This move highlights the continuing struggle over the e4-square, Black risks {minor} weaknesses to gain a 
little space and try to prevent the first player from easily obtaining the e2-e4 advance. (It is also 'book.')   

 

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I don't bother with trying to attempt to compare this game to modern opening theory, what the "TN" was in this game does not even concern me, as the game was played so long ago. Suffice it to say - - the play thus far has been more than adequate here, even by the most stringent of modern standards. 

     [ The parties can also try the following continuation:   
       (</=)  10...Nd7; ('!?')  11.Ng5! Bxg5 12.Bxb7 Rb813.Bc6,  "+/="  
        with a small edge for White.   

        (I could only find four games with this position in the "Mega" database,    
         and none of these featured strong, GM-strength players.) ]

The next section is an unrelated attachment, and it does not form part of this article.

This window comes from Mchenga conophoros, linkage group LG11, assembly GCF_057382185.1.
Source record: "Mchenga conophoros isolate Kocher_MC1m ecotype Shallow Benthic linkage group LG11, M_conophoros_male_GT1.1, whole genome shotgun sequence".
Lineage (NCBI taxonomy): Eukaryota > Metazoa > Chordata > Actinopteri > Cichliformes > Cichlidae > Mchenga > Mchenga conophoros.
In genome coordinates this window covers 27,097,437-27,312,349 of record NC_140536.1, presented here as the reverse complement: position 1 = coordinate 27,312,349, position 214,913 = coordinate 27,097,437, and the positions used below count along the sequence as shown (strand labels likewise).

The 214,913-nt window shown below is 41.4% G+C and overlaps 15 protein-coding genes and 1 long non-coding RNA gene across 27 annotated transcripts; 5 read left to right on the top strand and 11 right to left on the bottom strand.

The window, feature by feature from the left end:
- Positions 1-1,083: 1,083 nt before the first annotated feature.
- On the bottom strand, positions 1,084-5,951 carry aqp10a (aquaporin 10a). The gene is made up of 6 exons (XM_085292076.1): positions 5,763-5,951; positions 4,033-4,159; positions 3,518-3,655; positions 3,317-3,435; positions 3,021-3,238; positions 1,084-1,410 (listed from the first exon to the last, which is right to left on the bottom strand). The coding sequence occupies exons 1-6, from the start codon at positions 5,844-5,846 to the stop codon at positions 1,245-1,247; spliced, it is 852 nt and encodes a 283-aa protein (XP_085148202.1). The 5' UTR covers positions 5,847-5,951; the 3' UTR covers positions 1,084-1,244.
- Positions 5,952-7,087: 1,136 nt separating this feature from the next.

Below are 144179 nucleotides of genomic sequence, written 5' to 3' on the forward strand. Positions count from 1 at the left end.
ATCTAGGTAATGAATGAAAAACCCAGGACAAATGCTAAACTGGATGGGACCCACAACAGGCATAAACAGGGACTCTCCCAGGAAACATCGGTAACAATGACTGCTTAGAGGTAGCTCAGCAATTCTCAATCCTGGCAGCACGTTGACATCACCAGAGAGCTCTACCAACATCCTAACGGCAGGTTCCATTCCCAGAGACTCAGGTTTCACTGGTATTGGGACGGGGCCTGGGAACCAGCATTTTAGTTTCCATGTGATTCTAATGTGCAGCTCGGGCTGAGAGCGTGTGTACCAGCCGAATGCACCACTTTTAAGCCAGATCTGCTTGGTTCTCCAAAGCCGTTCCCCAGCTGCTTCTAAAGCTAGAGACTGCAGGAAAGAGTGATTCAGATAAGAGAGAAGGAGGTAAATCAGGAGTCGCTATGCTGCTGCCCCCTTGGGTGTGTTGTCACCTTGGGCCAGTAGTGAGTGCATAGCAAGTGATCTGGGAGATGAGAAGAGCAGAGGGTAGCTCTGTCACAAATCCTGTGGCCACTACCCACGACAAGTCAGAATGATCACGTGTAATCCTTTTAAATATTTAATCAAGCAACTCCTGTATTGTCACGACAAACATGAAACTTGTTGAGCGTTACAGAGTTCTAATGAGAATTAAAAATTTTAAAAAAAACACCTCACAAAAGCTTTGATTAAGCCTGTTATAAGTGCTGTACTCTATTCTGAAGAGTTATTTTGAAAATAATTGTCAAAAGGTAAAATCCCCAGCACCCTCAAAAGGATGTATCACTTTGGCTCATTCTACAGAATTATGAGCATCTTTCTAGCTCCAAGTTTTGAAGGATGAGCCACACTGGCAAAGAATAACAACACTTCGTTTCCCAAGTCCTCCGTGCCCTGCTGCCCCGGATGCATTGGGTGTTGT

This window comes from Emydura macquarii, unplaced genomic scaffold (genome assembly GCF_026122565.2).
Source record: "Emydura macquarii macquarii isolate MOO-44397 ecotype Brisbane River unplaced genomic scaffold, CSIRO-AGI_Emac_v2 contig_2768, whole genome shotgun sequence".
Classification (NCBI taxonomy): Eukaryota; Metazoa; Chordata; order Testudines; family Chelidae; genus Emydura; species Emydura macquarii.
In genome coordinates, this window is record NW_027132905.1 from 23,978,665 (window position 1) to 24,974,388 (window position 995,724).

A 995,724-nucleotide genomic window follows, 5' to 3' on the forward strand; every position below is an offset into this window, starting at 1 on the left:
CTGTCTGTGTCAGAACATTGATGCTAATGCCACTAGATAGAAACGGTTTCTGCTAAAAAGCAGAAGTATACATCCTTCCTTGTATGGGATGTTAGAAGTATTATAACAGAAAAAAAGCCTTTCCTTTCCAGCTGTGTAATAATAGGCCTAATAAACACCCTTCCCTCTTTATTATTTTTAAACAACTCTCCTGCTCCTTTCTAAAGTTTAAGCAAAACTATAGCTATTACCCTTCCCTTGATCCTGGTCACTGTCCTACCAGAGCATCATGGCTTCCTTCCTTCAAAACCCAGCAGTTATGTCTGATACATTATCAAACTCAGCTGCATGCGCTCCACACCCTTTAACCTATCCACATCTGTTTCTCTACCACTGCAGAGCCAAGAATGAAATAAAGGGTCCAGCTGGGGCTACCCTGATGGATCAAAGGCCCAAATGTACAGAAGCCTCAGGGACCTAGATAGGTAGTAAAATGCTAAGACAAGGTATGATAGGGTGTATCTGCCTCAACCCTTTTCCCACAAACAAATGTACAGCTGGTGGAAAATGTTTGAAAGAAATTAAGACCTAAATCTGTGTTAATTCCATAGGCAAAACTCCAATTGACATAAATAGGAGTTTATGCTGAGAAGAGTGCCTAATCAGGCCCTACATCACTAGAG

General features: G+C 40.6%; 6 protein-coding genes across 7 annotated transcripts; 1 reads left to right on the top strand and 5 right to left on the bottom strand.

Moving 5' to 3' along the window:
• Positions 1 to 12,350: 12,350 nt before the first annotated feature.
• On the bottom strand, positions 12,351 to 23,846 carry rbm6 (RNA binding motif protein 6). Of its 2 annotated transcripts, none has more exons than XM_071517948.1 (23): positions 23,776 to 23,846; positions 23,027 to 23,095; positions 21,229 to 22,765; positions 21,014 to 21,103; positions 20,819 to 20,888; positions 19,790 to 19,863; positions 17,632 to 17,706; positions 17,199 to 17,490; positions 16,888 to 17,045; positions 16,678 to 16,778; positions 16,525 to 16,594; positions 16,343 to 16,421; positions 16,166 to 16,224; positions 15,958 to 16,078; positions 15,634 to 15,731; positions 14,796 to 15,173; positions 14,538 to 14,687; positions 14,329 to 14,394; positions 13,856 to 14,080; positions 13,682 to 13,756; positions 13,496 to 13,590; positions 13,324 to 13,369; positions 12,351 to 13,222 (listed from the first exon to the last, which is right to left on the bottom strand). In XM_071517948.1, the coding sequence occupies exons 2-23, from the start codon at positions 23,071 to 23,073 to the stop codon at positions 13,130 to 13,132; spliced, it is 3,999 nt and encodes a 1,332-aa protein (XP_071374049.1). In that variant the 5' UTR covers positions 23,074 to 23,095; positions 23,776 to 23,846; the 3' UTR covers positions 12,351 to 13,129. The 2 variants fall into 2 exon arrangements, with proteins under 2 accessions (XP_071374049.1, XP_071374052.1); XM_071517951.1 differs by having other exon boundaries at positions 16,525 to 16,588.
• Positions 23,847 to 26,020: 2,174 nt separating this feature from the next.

11.Ne1,  
A popular move ... even today. 
(White immediately offers to swap on the long diagonal, neutralizing Black's Bishop on b7.)   

 

     [ Thematic is: 11.d5!?, "~"  for White. (Unclear, possibly "+/=")  
       (I consider it beyond the aim of this game to deeply analyze  
        this try for White - at this point.)   

   *****************************************************   

        The continuation of: 
        </= 11.Ng5? Bxg2!; 12.Nxe6 Qc8; ('!')  13.Nxf8 Bxf1;   "/+"     
        clearly favors Black. (Not so much an opening trap, as just bad play   
         ... for the first party, here. I only address these tactics - because so